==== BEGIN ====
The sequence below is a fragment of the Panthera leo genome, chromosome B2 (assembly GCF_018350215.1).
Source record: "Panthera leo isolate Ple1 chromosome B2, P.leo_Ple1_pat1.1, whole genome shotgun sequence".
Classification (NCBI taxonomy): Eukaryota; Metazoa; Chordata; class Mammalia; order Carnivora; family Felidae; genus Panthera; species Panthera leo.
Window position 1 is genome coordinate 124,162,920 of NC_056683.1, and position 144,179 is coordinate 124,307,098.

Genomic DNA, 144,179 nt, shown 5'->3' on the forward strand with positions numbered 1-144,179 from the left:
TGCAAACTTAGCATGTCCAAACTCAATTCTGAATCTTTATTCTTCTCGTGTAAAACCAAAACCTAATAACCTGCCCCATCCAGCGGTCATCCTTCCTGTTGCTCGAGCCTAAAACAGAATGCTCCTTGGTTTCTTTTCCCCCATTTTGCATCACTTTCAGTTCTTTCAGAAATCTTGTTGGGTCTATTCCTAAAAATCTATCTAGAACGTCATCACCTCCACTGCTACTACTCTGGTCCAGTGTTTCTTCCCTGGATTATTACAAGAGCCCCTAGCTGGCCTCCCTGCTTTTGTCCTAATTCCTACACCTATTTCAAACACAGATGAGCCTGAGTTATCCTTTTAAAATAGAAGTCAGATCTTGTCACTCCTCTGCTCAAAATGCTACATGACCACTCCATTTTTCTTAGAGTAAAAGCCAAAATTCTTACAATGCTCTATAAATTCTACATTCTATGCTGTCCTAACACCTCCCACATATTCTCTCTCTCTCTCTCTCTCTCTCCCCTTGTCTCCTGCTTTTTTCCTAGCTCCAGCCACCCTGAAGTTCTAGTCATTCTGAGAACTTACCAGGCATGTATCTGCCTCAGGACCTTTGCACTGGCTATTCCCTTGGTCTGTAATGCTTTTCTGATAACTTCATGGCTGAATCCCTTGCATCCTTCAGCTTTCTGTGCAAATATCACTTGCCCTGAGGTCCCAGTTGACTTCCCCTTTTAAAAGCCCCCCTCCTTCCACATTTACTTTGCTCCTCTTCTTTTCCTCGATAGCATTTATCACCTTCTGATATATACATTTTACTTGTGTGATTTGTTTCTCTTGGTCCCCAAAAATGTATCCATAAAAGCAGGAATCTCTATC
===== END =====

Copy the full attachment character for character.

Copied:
The sequence below is a fragment of the Panthera leo genome, chromosome B2 (assembly GCF_018350215.1).
Source record: "Panthera leo isolate Ple1 chromosome B2, P.leo_Ple1_pat1.1, whole genome shotgun sequence".
Classification (NCBI taxonomy): Eukaryota; Metazoa; Chordata; class Mammalia; order Carnivora; family Felidae; genus Panthera; species Panthera leo.
Window position 1 is genome coordinate 124,162,920 of NC_056683.1, and position 144,179 is coordinate 124,307,098.

Genomic DNA, 144,179 nt, shown 5'->3' on the forward strand with positions numbered 1-144,179 from the left:
TGCAAACTTAGCATGTCCAAACTCAATTCTGAATCTTTATTCTTCTCGTGTAAAACCAAAACCTAATAACCTGCCCCATCCAGCGGTCATCCTTCCTGTTGCTCGAGCCTAAAACAGAATGCTCCTTGGTTTCTTTTCCCCCATTTTGCATCACTTTCAGTTCTTTCAGAAATCTTGTTGGGTCTATTCCTAAAAATCTATCTAGAACGTCATCACCTCCACTGCTACTACTCTGGTCCAGTGTTTCTTCCCTGGATTATTACAAGAGCCCCTAGCTGGCCTCCCTGCTTTTGTCCTAATTCCTACACCTATTTCAAACACAGATGAGCCTGAGTTATCCTTTTAAAATAGAAGTCAGATCTTGTCACTCCTCTGCTCAAAATGCTACATGACCACTCCATTTTTCTTAGAGTAAAAGCCAAAATTCTTACAATGCTCTATAAATTCTACATTCTATGCTGTCCTAACACCTCCCACATATTCTCTCTCTCTCTCTCTCTCTCTCCCCTTGTCTCCTGCTTTTTTCCTAGCTCCAGCCACCCTGAAGTTCTAGTCATTCTGAGAACTTACCAGGCATGTATCTGCCTCAGGACCTTTGCACTGGCTATTCCCTTGGTCTGTAATGCTTTTCTGATAACTTCATGGCTGAATCCCTTGCATCCTTCAGCTTTCTGTGCAAATATCACTTGCCCTGAGGTCCCAGTTGACTTCCCCTTTTAAAAGCCCCCCTCCTTCCACATTTACTTTGCTCCTCTTCTTTTCCTCGATAGCATTTATCACCTTCTGATATATACATTTTACTTGTGTGATTTGTTTCTCTTGGTCCCCAAAAATGTATCCATAAAAGCAGGAATCTCTATC